Wine consumption falls for 1st time in 25 years as spiked seltzer sales skyrocket originally appeared on abcnews.go.com
For the first time in a quarter of a century, Americans are buying less wine -- apparently because they're drinking more spiked seltzer.
As U.S. wine purchases fell for the first time in 25 years, sales of ready-to-drink alcoholic beverages, including seltzers like White Claw and Truly, climbed nearly 50% in 2019, according to IWSR, an industry analyst group.
The ready-to-drink alcohol market reached $8 billion last year, and some forecasts have that market tripling by 2023.
Beer consumption in 2019 fell for the fourth straight year, by 2.3%, as cider consumption fell 3.8%. Distilled spirits saw a 2.3% increase.
The sum of alcohol sales rose slightly, by 0.3%, in 2019, generating about $167 billion, according to IWSR, which predicts another overall increase in 2020, as sales of liquor and hard seltzers and kombuchas may again rise.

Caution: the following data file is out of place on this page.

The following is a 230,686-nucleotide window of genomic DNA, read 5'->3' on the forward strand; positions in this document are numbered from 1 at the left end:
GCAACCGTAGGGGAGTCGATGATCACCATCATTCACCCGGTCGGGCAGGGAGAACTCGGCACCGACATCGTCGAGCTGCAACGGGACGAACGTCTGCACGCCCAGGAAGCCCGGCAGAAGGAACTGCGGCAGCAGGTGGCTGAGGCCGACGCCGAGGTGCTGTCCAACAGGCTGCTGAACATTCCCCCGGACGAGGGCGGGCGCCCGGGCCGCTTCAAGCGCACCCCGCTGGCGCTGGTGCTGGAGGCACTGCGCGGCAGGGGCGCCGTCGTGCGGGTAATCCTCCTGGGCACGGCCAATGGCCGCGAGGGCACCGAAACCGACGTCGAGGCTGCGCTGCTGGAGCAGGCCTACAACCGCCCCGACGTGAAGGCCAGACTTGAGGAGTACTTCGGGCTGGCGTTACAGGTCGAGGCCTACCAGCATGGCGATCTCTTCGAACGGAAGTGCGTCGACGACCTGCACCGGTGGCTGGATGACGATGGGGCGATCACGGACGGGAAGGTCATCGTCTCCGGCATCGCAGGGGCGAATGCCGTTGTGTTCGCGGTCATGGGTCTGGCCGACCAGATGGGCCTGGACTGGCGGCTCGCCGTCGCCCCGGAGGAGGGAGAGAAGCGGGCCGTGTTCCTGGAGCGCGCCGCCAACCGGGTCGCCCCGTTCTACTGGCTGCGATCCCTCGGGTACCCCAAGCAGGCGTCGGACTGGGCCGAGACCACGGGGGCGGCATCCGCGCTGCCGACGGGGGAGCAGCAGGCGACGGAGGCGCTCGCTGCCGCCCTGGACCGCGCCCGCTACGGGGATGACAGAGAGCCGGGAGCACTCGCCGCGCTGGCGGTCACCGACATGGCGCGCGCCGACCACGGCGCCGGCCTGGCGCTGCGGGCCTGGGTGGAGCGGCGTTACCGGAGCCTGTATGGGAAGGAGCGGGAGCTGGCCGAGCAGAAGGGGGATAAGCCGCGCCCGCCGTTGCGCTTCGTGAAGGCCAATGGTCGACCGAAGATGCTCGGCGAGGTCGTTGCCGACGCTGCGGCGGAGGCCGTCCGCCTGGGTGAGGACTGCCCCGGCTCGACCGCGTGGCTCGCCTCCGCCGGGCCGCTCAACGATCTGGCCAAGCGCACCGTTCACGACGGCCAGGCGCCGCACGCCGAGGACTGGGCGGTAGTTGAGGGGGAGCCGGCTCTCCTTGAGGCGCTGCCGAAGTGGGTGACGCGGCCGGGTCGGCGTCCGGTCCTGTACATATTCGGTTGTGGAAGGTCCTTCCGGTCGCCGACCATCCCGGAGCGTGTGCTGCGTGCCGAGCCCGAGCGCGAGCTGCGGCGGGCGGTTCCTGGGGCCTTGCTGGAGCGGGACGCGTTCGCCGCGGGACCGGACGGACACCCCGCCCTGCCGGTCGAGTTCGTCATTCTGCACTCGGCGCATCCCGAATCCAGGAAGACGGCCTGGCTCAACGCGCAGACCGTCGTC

"The beverage alcohol industry in the U.S. continued to innovate in 2019, especially in the ready-to-drink category, as the fight for consumption occasions intensified across all categories," Brandy Rand, IWSR's chief operating officer for the Americas said in a statement that accompanied the report. "It’s also interesting to note that the value increase of beverage alcohol in the U.S. continues to outpace volume growth, a clear indicator that U.S. consumers are willing to pay for more premium products."
Tariffs or potential tariffs appear to have little effect on Americans' spending habits when it comes to alcohol.
Other 2019 data shared by IWSR included a 4% rise in sales of craft beer, as low- or no-alcohol beer purchases climbed 6.6%. That's despite a 3.6% overall decline in demand for domestic beer.
"The beer industry producers are diversifying by entering new categories -- such as hard kombucha, hard seltzer, canned cocktails, and even spirits -- to meet growing consumer demand for bothconvenience and better-for-you beverages," Rand said.
Consumers also have embraced buying booze online, last year spending about $3 billion, a figure that's "expected to explode in the coming years," said Adam Rogers, the North America research director at IWSR said in a statement. "Clearly, beverage alcohol brands and retailers should have strong e-commerce strategies in place to profit from this important shift in consumer purchase preference."